Their guy for governor got beat by 16 points in Tuesday’s elections, but the Working Families Party came away trumpeting victory. It retained its ballot line, and party leaders are now hopeful their newly heightened status will translate into political victories.
By pulling in about 85,000 votes in an election with low voter turnout and few competitive races, Working Families rose above New York’s other third parties, including the Liberals and Libertarians, which fell short of the 50,000 votes needed to keep their spots on the ballot. That’s because Working Families’ message of advocating programs that benefit low-wage workers is clear to voters, says political analyst Henry Sheinkopf: “It proves the point that if you have no ideology ultimately you will fail, which is the overall lesson to Democrats in this election.”
Working Families now faces the task of defining its role. Will its main focus be nudging the Democratic Party leftward, or will it use its new position as the only left-of-center party remaining [see “It Ain’t Over…Yet” in this issue of the Weekly] to more frequently run its own candidates in local elections? “There’s now only one progressive party to vote for in the state, and that’s us,” said Dan Cantor, the party’s executive director. “The question on the table is: Can we turn this newfound standing into policy gains?”
The four-year-old party has risen quickly, but its actual electoral success statewide has been minimal so far. Consider the last two gubernatorial elections: Governor George Pataki crushed both of the candidates Working Families backed: Peter Vallone and Carl McCall, neither of whom got more than 33 percent of the vote in a state where Democrats outnumber Republicans five to three.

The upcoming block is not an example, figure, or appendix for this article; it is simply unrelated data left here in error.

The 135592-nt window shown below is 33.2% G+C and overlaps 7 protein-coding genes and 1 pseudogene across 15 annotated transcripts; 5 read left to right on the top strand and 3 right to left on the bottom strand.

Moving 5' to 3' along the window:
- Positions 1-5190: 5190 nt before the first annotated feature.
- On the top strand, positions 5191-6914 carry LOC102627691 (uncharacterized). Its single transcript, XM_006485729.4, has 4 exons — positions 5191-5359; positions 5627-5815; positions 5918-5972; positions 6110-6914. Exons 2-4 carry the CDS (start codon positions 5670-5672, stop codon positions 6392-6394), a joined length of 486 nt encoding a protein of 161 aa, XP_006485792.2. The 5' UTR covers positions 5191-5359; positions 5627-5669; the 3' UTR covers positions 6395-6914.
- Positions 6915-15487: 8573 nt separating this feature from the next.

“The question is whether they can be less the tail wagged by the dog, and use their leverage to keep the Democrats from picking these horrible candidates,” said Micah Sifry, a journalist and advocate who writes extensively about third parties.
This issue of what Working Families will do in upcoming elections won’t be easy. As public radio pundit and SUNY Albany communications professor Alan Chartock noted, third parties have always struggled with the choice between core values and bending to support centrist candidates. “Do you remain pure or do you become despoiled in order to win?” Chartock asked. “Compromise is the name of the game in politics, but that tends to make whores out of a lot of politicians.”